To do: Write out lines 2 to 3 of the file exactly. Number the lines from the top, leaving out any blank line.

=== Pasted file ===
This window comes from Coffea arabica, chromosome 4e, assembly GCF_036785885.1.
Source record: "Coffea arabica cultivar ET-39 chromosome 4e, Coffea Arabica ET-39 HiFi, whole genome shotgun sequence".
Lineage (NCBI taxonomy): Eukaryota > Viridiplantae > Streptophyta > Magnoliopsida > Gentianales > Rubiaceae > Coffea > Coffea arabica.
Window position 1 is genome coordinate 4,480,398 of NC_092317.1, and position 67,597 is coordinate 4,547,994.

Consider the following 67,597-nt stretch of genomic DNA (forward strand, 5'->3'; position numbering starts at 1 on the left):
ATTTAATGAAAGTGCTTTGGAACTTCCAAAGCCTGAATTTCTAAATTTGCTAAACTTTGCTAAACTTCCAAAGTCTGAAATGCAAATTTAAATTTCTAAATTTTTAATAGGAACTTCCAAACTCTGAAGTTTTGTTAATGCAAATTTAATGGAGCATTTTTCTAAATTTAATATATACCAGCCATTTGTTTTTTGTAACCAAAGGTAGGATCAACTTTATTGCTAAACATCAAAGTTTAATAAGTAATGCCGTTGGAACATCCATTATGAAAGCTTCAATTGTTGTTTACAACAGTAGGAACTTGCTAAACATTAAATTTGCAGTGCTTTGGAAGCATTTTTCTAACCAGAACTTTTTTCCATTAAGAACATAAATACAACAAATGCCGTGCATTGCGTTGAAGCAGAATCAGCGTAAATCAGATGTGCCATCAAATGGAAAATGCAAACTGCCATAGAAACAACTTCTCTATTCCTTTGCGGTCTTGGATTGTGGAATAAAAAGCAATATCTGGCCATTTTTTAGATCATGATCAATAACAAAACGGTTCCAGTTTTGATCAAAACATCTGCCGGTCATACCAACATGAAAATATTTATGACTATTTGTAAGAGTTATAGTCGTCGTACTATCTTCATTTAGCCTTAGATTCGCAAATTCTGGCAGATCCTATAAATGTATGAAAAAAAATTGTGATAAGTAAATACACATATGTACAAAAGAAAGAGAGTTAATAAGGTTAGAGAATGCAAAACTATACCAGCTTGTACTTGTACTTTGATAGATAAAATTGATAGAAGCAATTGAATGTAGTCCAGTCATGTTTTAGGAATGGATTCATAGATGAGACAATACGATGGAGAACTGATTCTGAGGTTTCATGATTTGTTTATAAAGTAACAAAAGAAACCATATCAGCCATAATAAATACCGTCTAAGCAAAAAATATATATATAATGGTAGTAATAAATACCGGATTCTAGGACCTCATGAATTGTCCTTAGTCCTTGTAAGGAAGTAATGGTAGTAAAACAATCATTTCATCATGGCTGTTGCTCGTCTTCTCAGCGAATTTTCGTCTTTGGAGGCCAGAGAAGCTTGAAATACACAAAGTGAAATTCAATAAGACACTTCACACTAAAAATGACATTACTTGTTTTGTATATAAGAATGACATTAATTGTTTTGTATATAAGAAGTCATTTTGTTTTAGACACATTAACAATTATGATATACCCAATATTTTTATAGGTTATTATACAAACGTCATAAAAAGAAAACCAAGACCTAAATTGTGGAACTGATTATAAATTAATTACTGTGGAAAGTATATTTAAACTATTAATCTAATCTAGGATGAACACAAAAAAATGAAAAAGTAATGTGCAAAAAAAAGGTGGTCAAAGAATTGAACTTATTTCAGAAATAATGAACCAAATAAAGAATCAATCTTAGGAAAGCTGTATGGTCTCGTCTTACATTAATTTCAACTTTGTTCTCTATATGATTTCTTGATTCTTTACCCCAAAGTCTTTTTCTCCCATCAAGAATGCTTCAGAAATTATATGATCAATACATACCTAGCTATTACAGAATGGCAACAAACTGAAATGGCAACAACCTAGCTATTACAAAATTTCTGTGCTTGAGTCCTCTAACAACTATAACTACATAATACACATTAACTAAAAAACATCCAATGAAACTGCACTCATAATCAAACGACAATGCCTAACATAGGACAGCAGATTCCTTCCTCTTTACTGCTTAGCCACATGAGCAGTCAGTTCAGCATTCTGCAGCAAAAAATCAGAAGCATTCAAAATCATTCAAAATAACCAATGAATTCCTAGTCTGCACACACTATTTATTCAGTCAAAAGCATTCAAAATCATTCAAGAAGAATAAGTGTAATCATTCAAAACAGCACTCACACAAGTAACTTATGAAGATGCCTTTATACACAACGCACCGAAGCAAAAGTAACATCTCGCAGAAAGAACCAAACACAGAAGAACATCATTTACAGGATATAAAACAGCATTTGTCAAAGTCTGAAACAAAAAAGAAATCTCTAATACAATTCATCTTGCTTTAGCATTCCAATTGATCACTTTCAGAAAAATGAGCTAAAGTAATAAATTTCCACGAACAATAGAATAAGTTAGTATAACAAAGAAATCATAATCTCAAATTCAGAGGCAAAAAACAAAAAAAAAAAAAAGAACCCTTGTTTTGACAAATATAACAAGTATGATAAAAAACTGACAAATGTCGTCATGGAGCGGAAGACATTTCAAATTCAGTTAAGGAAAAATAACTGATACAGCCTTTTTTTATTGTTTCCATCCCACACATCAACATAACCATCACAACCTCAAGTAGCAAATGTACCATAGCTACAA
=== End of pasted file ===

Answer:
Source record: "Coffea arabica cultivar ET-39 chromosome 4e, Coffea Arabica ET-39 HiFi, whole genome shotgun sequence".
Lineage (NCBI taxonomy): Eukaryota > Viridiplantae > Streptophyta > Magnoliopsida > Gentianales > Rubiaceae > Coffea > Coffea arabica.